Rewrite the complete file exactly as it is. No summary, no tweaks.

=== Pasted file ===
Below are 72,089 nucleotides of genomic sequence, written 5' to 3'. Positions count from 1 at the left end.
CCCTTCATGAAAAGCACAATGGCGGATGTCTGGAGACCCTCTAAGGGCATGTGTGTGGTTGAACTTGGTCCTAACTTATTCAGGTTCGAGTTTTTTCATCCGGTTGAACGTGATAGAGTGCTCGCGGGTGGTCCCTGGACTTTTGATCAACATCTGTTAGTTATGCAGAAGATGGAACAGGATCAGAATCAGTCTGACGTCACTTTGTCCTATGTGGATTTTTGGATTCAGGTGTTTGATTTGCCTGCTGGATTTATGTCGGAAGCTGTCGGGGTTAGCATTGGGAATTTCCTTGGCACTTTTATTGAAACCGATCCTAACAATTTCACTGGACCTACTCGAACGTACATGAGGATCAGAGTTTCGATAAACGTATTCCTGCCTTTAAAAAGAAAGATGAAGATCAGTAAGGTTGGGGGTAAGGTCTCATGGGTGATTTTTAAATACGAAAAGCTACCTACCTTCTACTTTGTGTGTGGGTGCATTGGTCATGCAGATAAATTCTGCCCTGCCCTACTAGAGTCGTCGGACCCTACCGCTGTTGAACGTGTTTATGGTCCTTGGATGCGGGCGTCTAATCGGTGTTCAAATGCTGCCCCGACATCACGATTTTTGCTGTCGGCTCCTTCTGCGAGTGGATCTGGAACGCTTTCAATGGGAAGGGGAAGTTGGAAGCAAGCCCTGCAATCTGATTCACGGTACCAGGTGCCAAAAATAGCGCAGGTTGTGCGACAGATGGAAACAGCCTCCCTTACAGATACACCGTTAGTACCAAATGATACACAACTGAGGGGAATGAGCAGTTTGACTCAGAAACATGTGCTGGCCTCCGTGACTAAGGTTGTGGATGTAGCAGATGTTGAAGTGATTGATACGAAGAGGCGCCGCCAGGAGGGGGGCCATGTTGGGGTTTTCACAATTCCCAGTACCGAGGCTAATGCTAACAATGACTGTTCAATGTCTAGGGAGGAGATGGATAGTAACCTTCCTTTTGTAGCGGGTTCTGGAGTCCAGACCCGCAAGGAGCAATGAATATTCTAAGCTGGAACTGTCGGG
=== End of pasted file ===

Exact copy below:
Below are 72,089 nucleotides of genomic sequence, written 5' to 3'. Positions count from 1 at the left end.
CCCTTCATGAAAAGCACAATGGCGGATGTCTGGAGACCCTCTAAGGGCATGTGTGTGGTTGAACTTGGTCCTAACTTATTCAGGTTCGAGTTTTTTCATCCGGTTGAACGTGATAGAGTGCTCGCGGGTGGTCCCTGGACTTTTGATCAACATCTGTTAGTTATGCAGAAGATGGAACAGGATCAGAATCAGTCTGACGTCACTTTGTCCTATGTGGATTTTTGGATTCAGGTGTTTGATTTGCCTGCTGGATTTATGTCGGAAGCTGTCGGGGTTAGCATTGGGAATTTCCTTGGCACTTTTATTGAAACCGATCCTAACAATTTCACTGGACCTACTCGAACGTACATGAGGATCAGAGTTTCGATAAACGTATTCCTGCCTTTAAAAAGAAAGATGAAGATCAGTAAGGTTGGGGGTAAGGTCTCATGGGTGATTTTTAAATACGAAAAGCTACCTACCTTCTACTTTGTGTGTGGGTGCATTGGTCATGCAGATAAATTCTGCCCTGCCCTACTAGAGTCGTCGGACCCTACCGCTGTTGAACGTGTTTATGGTCCTTGGATGCGGGCGTCTAATCGGTGTTCAAATGCTGCCCCGACATCACGATTTTTGCTGTCGGCTCCTTCTGCGAGTGGATCTGGAACGCTTTCAATGGGAAGGGGAAGTTGGAAGCAAGCCCTGCAATCTGATTCACGGTACCAGGTGCCAAAAATAGCGCAGGTTGTGCGACAGATGGAAACAGCCTCCCTTACAGATACACCGTTAGTACCAAATGATACACAACTGAGGGGAATGAGCAGTTTGACTCAGAAACATGTGCTGGCCTCCGTGACTAAGGTTGTGGATGTAGCAGATGTTGAAGTGATTGATACGAAGAGGCGCCGCCAGGAGGGGGGCCATGTTGGGGTTTTCACAATTCCCAGTACCGAGGCTAATGCTAACAATGACTGTTCAATGTCTAGGGAGGAGATGGATAGTAACCTTCCTTTTGTAGCGGGTTCTGGAGTCCAGACCCGCAAGGAGCAATGAATATTCTAAGCTGGAACTGTCGGG